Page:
CD cited Weir’s remarks on the rejection of certain caterpillars by birds in Descent 1: 417 (see letter from J. J. Weir, 24 March 1868). In Descent 1: 395, CD cited Weir’s account of a common yellow underwing moth, Triphaena pronuba (now Noctua pronuba), whose coloured wings so distracted a robin that the moth was not caught, though its wings were damaged (see letter from J. J. Weir, [before 5] March 1868).
According to CD’s ‘Journal’ (Correspondence vol. 16, Appendix II), he began working on the section on birds for Descent on 17 May 1868.
See letter to J. J. Weir, 4 April [1868] and n. 4. The letter to Abraham Dee Bartlett has not been found.
The Gardeners’ Chronicle, 27 April 1861, p. 390, reported that there was a ‘foolish notion’ abroad that the growth of the beans of the previous year was different from that of other years, in that the beans hung down in the pod, rather than being erect; according to the Gardeners’ Chronicle, ‘some of those who insisted on the difference appealed to the position of the suture’. The eccentric growth was thought to coincide with the beginning and the end of the potato blight. See also Correspondence vol. 9, letter to Robert Chambers, 30 April [1861] and n. 6.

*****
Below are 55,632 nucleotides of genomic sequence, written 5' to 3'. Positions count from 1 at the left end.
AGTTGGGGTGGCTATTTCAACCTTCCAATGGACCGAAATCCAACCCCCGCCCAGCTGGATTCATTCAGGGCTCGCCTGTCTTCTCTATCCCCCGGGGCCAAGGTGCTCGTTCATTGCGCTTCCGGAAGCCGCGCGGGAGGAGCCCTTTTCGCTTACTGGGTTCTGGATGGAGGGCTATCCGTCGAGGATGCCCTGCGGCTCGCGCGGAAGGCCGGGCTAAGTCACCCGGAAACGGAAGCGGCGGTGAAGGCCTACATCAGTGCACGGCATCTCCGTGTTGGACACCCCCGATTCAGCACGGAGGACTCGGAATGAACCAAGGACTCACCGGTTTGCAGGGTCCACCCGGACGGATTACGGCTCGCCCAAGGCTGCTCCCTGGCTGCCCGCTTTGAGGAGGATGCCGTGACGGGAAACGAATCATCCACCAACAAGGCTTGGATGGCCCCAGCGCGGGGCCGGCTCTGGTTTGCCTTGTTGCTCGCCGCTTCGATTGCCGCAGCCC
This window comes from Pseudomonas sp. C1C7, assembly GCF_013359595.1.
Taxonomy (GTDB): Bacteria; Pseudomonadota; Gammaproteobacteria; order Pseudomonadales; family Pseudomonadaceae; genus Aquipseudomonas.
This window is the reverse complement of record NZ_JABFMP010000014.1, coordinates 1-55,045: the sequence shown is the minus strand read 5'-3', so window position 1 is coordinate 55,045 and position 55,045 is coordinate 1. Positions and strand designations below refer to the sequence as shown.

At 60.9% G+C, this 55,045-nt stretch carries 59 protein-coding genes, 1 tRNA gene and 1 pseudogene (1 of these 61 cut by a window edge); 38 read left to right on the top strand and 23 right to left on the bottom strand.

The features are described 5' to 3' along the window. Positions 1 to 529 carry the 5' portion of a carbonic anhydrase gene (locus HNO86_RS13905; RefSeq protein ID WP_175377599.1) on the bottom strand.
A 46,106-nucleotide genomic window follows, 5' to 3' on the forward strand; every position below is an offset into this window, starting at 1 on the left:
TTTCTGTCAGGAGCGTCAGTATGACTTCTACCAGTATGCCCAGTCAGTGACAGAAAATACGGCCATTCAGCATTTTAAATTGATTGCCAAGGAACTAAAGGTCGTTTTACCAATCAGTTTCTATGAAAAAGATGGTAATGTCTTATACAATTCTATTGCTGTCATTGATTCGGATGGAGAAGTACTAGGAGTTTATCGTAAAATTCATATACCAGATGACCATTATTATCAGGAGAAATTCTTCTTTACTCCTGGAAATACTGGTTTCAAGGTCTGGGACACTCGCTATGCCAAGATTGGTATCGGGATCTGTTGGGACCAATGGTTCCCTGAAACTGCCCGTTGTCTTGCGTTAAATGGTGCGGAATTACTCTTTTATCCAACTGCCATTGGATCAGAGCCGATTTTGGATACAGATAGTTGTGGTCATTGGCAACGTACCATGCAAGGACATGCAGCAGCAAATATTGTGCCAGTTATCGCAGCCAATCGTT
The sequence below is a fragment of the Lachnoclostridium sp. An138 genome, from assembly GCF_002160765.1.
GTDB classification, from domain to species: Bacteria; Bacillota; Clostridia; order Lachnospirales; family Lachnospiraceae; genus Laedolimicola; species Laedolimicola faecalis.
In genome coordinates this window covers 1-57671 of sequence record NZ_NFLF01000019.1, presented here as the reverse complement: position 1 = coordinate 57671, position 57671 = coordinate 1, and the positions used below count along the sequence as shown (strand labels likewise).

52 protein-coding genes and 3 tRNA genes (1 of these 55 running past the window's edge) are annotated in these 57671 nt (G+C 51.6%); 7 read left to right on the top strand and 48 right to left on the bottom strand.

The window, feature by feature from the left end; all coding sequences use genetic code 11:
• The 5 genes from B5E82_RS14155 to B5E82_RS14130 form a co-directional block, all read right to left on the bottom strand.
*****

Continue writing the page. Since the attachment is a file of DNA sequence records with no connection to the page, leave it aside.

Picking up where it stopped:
See letter from J. J. Weir, 28 April – 4 May 1868. CD probably refers to Marcgravia umbellata (see Correspondence vol. 12, letter from Richard Spruce to J. D. Hooker, 29 July 1864, and Climbing plants, p. 105).
George Henslow’s paper on phyllotaxis was read at the Linnean Society in April 1868 (Henslow 1868); see also letter from George Henslow, 13 April 1868. For CD’s own interest in phyllotaxy, see Correspondence vol. 11.


Thanks JJW for his great assistance.

Discusses sexual selection in birds.

Sends queries on secondary sexual characteristics of birds.

Has often marvelled at the different growth of the flowering and creeping branches of ivy.

Letter details

Letter no.
Charles Robert Darwin
John Jenner Weir
Sent from
Source of text
American Philosophical Society (Getz 6165)
Physical description

Please cite as

Darwin Correspondence Project, “Letter no. 6165,” accessed on 26 June 2019,

Also published in The Correspondence of Charles Darwin, vol. 16